The Oil That May Cut Diabetes Risk
Fish oil supplements could help reduce the risk for type 2 diabetes, new research suggests.
The supplements, also known as omega-3 fatty acids, increase levels of a hormone called adiponectin that’s linked to insulin sensitivity, Harvard researchers found. Higher levels of this hormone in the bloodstream have also been linked to a lower risk for heart disease.
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“While prior animal studies found fish oil increased circulating adiponectin, whether similar effects apply in humans is not established,” the study’s lead author, Jason Wu, from the Harvard School of Public Health, said in a news release from the Endocrine Society.
For their study, the researchers conducted a “meta-analysis” of 14 clinical trials. A meta-analysis reviews existing research and attempts to find a consistent pattern. In this case, the studies that were reviewed were all randomized, placebo-controlled trials, which is considered the gold standard in research.
“By reviewing evidence from existing randomized clinical trials, we found that fish oil supplementation caused modest increases in adiponectin in the blood of humans,” Wu explained.
Overall, the new study looked at 682 people who took fish oil supplements, and 641 who were given placebos such as sunflower or olive oil.
Among the people treated with fish oil, adiponectin levels increased by 0.37 micrograms per milliliter of blood. This hormone plays a beneficial role in processes that affect metabolism, such as blood sugar regulation and inflammation.
Because the effects of fish oil varied significantly in the studies analyzed, the researchers suggested that omega-3 fatty acids could have a stronger effect in certain groups of people. The investigators concluded that more research is needed to determine which people would benefit most from fish oil supplements.
“Although higher levels of adiponectin in the bloodstream have been linked to lower risk of diabetes and coronary heart disease, whether fish oil influences glucose [blood sugar] metabolism and development of type 2 diabetes remains unclear,” Wu said.
“However, results from our study suggest that higher intake of fish oil may moderately increase blood level of adiponectin, and these results support potential benefits of fish oil consumption on glucose control and fat cell metabolism,” he added.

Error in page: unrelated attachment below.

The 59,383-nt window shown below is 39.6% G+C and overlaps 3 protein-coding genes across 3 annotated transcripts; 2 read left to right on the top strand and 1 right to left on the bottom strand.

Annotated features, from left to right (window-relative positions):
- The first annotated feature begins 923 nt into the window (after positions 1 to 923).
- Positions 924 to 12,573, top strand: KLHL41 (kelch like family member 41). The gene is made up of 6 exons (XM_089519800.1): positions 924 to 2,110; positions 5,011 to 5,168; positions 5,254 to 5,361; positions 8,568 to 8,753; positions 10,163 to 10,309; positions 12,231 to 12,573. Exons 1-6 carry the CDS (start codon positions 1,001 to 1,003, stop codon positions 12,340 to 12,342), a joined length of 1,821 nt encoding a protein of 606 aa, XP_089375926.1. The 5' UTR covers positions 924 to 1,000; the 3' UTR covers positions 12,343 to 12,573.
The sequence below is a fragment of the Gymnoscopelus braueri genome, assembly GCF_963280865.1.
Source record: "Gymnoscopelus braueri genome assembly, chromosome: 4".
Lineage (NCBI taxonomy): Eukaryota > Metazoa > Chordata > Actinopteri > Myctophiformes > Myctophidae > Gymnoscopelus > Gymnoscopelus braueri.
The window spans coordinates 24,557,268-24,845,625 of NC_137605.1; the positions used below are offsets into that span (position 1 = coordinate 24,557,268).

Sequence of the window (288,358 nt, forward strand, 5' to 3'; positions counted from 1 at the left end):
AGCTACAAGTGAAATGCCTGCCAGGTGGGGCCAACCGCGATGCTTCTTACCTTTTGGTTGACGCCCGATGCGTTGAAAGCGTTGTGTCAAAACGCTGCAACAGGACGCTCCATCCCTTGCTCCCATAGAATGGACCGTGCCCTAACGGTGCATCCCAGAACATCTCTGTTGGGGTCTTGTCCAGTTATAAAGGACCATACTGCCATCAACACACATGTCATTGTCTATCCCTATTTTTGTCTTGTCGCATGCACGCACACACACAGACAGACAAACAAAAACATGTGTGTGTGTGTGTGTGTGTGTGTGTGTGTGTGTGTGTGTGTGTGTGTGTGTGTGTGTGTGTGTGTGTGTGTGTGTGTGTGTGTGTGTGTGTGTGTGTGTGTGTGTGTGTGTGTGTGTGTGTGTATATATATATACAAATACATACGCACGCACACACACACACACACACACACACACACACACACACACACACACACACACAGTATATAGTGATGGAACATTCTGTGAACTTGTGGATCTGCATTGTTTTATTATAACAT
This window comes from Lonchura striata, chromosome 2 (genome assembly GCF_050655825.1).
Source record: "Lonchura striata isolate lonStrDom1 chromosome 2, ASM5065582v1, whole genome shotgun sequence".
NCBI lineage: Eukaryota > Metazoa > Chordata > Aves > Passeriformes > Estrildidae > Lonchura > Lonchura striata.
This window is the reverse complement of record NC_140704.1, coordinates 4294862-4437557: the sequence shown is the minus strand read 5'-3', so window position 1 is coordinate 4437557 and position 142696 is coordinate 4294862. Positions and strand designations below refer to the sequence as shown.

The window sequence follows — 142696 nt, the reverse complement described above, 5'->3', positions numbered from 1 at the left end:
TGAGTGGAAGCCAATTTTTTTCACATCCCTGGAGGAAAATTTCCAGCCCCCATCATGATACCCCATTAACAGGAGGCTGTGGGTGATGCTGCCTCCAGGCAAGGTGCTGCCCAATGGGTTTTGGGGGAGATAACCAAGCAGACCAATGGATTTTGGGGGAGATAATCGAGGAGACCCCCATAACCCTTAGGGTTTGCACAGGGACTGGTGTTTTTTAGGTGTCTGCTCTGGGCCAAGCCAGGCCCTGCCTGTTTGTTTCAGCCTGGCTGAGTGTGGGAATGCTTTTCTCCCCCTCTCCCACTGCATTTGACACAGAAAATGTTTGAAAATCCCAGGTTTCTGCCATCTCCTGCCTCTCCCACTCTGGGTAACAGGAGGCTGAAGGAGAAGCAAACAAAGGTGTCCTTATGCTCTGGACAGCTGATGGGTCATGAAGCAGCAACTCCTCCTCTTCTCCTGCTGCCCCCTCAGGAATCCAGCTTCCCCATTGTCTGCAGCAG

But the association does not prove a cause-and-effect relationship between fish oil supplementation and decreased diabetes risk.
Roughly 37 percent of adults and 31 percent of children in the United States take fish oil supplements, according to a 2007 survey by the National Institutes of Health’s National Center for Complementary and Alternative Medicine.
The study is scheduled for publication in the Journal of Clinical Endocrinology & Metabolism. It was supported by grants from the National Institutes of Health’s National Heart, Lung, and Blood Institute.
Skip Breakfast…Get These Diseases?
Whether you’re too busy, trying to lose weight or are just not genuinely hungry, there’s really no good reason to skip breakfast. In fact, new research has found that not eating breakfast may actually increase an overweight woman’s risk of getting diabetes.
When women skipped the morning meal, they experienced insulin resistance, a condition in which a person requires more insulin to bring their blood sugar into a normal range, explained lead researcher Dr. Elizabeth Thomas, an instructor of medicine at the University of Colorado.
This insulin resistance was short-term in the study, but when the condition is chronic, it is a risk factor for diabetes. “Eating a healthy breakfast is probably beneficial,” Thomas said. “It may not only help you control your weight but avoid diabetes.”
The new study included only nine women. Their average age was 29, and all were overweight or obese. Thomas measured their levels of insulin and blood sugar on two different days after the women ate lunch. On one day, they had eaten breakfast; on the other day, they had skipped it. The women’s insulin and glucose levels after lunch were much higher on the day they skipped breakfast than on the day they ate it. On the day they did not eat breakfast, Thomas explained, “they required a higher level of insulin to handle the same meal.”
There wasn’t any good news for men who skipped breakfast either.
Men who reported that they regularly skipped breakfast had a higher risk of a heart attack or fatal coronary heart disease in a study reported in the American Heart Association journal Circulation.
Researchers analyzed food frequency questionnaire data and tracked health outcomes for 16 years (1992-2008) on 26,902 male health professionals ages 45-82. They found that men who reported they skipped breakfast had a nearly 30 percent higher risk of heart attack or death from coronary heart disease than those who reported they didn’t.
So does this mean that you should stuff your face with pasta or donuts at 7 am? No, no, no! In fact, the diet consumed by the morning big-eaters, while effective for weight loss, leaves something to be desired. Certainly, it’s better balanced than the pastries-with-coffee option, which offers essentially no nutrients, no protein, and plenty of health-destroying bad fats and sugar. But the diet that led to weight loss contained no fruit or vegetables in the morning (although afternoon and evening meals had these elements), and also contained lots of dairy.
There are better ways to get a well-balanced morning slam without loading up on mucous-producing, allergy-inducing, immune-destroying, hormone-laden milk, cheese, nitrate-spiked breakfast meats, and buttered toast…